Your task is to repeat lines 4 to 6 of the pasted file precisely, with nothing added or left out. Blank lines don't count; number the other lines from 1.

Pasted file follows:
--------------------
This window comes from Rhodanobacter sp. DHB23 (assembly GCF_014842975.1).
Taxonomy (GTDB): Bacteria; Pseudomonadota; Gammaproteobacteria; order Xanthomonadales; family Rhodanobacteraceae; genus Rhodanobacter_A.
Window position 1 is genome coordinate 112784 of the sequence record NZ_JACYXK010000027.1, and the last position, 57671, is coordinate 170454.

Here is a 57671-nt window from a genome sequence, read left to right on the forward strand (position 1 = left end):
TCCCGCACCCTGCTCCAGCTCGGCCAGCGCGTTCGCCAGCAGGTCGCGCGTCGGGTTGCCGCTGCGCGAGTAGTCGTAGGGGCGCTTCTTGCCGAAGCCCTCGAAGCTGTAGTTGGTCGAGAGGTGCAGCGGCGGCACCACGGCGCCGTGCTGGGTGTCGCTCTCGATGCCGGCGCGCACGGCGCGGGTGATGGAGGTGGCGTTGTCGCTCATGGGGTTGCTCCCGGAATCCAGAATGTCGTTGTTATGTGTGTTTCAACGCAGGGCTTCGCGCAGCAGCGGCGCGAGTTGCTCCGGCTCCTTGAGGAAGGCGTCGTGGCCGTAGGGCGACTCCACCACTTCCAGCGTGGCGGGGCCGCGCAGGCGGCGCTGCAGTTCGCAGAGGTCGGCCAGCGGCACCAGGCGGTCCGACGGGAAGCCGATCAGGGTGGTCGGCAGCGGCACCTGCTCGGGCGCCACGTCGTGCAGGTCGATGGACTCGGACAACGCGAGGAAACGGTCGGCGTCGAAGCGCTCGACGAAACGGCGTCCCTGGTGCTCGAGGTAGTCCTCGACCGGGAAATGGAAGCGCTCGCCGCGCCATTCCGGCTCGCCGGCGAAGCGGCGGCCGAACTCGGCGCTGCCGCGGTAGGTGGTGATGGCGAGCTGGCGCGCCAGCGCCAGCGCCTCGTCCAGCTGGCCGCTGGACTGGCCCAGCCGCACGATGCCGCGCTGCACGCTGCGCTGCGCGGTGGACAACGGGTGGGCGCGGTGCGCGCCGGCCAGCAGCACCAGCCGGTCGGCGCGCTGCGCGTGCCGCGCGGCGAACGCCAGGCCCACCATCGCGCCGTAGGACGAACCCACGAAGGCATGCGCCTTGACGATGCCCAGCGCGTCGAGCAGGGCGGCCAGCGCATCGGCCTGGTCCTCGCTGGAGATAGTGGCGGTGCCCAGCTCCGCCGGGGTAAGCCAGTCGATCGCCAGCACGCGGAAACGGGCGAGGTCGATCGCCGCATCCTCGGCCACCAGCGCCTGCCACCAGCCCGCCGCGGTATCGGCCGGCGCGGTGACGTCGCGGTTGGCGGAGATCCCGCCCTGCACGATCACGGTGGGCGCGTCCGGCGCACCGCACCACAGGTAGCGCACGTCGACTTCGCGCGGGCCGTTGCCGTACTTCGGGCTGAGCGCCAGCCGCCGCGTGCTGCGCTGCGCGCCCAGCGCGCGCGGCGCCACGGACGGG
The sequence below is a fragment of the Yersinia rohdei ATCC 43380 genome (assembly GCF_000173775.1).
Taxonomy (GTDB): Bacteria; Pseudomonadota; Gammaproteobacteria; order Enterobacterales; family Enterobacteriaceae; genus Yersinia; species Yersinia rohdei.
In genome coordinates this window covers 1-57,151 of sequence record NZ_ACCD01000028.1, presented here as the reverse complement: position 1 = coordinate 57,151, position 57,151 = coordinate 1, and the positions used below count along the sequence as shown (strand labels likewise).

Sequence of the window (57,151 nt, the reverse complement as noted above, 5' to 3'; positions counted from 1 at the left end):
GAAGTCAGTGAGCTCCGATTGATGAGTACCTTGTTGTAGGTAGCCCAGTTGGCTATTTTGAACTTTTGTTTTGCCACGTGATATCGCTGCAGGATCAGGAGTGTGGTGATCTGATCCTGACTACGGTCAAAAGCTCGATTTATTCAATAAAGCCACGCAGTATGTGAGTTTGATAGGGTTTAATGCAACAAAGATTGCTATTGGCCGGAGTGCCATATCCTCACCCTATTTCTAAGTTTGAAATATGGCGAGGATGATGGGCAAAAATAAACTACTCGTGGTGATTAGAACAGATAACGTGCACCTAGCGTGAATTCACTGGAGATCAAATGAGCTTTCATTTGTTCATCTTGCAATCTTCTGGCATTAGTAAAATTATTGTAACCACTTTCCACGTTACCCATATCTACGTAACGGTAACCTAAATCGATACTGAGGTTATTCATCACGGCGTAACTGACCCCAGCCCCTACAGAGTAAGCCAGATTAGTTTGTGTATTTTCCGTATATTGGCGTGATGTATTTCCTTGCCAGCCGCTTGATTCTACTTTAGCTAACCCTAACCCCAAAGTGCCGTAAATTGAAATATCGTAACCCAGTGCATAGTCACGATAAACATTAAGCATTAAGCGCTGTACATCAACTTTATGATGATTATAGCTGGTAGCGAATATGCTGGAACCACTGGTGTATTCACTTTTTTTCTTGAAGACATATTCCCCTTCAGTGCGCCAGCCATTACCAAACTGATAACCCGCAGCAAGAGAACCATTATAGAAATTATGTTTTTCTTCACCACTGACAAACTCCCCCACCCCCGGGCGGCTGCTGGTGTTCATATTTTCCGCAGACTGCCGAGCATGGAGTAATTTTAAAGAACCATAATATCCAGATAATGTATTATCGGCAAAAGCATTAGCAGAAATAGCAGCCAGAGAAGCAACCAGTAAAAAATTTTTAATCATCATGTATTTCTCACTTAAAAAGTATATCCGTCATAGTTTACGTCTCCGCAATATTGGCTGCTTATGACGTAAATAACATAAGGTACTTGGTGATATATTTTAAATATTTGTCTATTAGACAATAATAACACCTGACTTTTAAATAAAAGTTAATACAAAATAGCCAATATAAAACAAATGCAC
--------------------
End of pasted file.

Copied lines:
Here is a 57671-nt window from a genome sequence, read left to right on the forward strand (position 1 = left end):
TCCCGCACCCTGCTCCAGCTCGGCCAGCGCGTTCGCCAGCAGGTCGCGCGTCGGGTTGCCGCTGCGCGAGTAGTCGTAGGGGCGCTTCTTGCCGAAGCCCTCGAAGCTGTAGTTGGTCGAGAGGTGCAGCGGCGGCACCACGGCGCCGTGCTGGGTGTCGCTCTCGATGCCGGCGCGCACGGCGCGGGTGATGGAGGTGGCGTTGTCGCTCATGGGGTTGCTCCCGGAATCCAGAATGTCGTTGTTATGTGTGTTTCAACGCAGGGCTTCGCGCAGCAGCGGCGCGAGTTGCTCCGGCTCCTTGAGGAAGGCGTCGTGGCCGTAGGGCGACTCCACCACTTCCAGCGTGGCGGGGCCGCGCAGGCGGCGCTGCAGTTCGCAGAGGTCGGCCAGCGGCACCAGGCGGTCCGACGGGAAGCCGATCAGGGTGGTCGGCAGCGGCACCTGCTCGGGCGCCACGTCGTGCAGGTCGATGGACTCGGACAACGCGAGGAAACGGTCGGCGTCGAAGCGCTCGACGAAACGGCGTCCCTGGTGCTCGAGGTAGTCCTCGACCGGGAAATGGAAGCGCTCGCCGCGCCATTCCGGCTCGCCGGCGAAGCGGCGGCCGAACTCGGCGCTGCCGCGGTAGGTGGTGATGGCGAGCTGGCGCGCCAGCGCCAGCGCCTCGTCCAGCTGGCCGCTGGACTGGCCCAGCCGCACGATGCCGCGCTGCACGCTGCGCTGCGCGGTGGACAACGGGTGGGCGCGGTGCGCGCCGGCCAGCAGCACCAGCCGGTCGGCGCGCTGCGCGTGCCGCGCGGCGAACGCCAGGCCCACCATCGCGCCGTAGGACGAACCCACGAAGGCATGCGCCTTGACGATGCCCAGCGCGTCGAGCAGGGCGGCCAGCGCATCGGCCTGGTCCTCGCTGGAGATAGTGGCGGTGCCCAGCTCCGCCGGGGTAAGCCAGTCGATCGCCAGCACGCGGAAACGGGCGAGGTCGATCGCCGCATCCTCGGCCACCAGCGCCTGCCACCAGCCCGCCGCGGTATCGGCCGGCGCGGTGACGTCGCGGTTGGCGGAGATCCCGCCCTGCACGATCACGGTGGGCGCGTCCGGCGCACCGCACCACAGGTAGCGCACGTCGACTTCGCGCGGGCCGTTGCCGTACTTCGGGCTGAGCGCCAGCCGCCGCGTGCTGCGCTGCGCGCCCAGCGCGCGCGGCGCCACGGACGGG
The sequence below is a fragment of the Yersinia rohdei ATCC 43380 genome (assembly GCF_000173775.1).